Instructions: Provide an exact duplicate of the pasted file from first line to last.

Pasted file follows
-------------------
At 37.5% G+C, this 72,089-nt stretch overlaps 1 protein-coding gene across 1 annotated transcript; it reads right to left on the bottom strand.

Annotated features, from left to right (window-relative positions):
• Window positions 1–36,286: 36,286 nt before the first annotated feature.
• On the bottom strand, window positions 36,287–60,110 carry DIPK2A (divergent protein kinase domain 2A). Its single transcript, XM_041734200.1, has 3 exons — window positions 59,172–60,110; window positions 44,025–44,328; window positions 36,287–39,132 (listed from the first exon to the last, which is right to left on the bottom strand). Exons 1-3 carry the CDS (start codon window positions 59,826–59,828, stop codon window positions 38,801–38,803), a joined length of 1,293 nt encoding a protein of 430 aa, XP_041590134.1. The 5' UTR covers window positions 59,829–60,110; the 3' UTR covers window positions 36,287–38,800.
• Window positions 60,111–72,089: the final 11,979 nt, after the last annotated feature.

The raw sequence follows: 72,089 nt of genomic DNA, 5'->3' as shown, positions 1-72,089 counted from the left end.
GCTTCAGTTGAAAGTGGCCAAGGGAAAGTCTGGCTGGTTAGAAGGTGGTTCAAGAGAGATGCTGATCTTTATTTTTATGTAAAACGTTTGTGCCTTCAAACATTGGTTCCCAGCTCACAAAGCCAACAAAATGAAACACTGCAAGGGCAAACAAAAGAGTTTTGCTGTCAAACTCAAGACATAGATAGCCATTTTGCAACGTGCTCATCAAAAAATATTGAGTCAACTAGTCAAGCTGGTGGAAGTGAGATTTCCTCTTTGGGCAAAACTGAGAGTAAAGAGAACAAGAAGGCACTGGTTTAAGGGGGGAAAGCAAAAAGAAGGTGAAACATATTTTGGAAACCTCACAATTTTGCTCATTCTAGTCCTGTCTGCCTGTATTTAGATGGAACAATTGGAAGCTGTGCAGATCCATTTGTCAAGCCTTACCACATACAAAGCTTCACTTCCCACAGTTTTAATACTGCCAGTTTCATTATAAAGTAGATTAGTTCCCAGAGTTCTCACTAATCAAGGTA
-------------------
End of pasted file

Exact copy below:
At 37.5% G+C, this 72,089-nt stretch overlaps 1 protein-coding gene across 1 annotated transcript; it reads right to left on the bottom strand.

Annotated features, from left to right (window-relative positions):
• Window positions 1–36,286: 36,286 nt before the first annotated feature.
• On the bottom strand, window positions 36,287–60,110 carry DIPK2A (divergent protein kinase domain 2A). Its single transcript, XM_041734200.1, has 3 exons — window positions 59,172–60,110; window positions 44,025–44,328; window positions 36,287–39,132 (listed from the first exon to the last, which is right to left on the bottom strand). Exons 1-3 carry the CDS (start codon window positions 59,826–59,828, stop codon window positions 38,801–38,803), a joined length of 1,293 nt encoding a protein of 430 aa, XP_041590134.1. The 5' UTR covers window positions 59,829–60,110; the 3' UTR covers window positions 36,287–38,800.
• Window positions 60,111–72,089: the final 11,979 nt, after the last annotated feature.

The raw sequence follows: 72,089 nt of genomic DNA, 5'->3' as shown, positions 1-72,089 counted from the left end.
GCTTCAGTTGAAAGTGGCCAAGGGAAAGTCTGGCTGGTTAGAAGGTGGTTCAAGAGAGATGCTGATCTTTATTTTTATGTAAAACGTTTGTGCCTTCAAACATTGGTTCCCAGCTCACAAAGCCAACAAAATGAAACACTGCAAGGGCAAACAAAAGAGTTTTGCTGTCAAACTCAAGACATAGATAGCCATTTTGCAACGTGCTCATCAAAAAATATTGAGTCAACTAGTCAAGCTGGTGGAAGTGAGATTTCCTCTTTGGGCAAAACTGAGAGTAAAGAGAACAAGAAGGCACTGGTTTAAGGGGGGAAAGCAAAAAGAAGGTGAAACATATTTTGGAAACCTCACAATTTTGCTCATTCTAGTCCTGTCTGCCTGTATTTAGATGGAACAATTGGAAGCTGTGCAGATCCATTTGTCAAGCCTTACCACATACAAAGCTTCACTTCCCACAGTTTTAATACTGCCAGTTTCATTATAAAGTAGATTAGTTCCCAGAGTTCTCACTAATCAAGGTA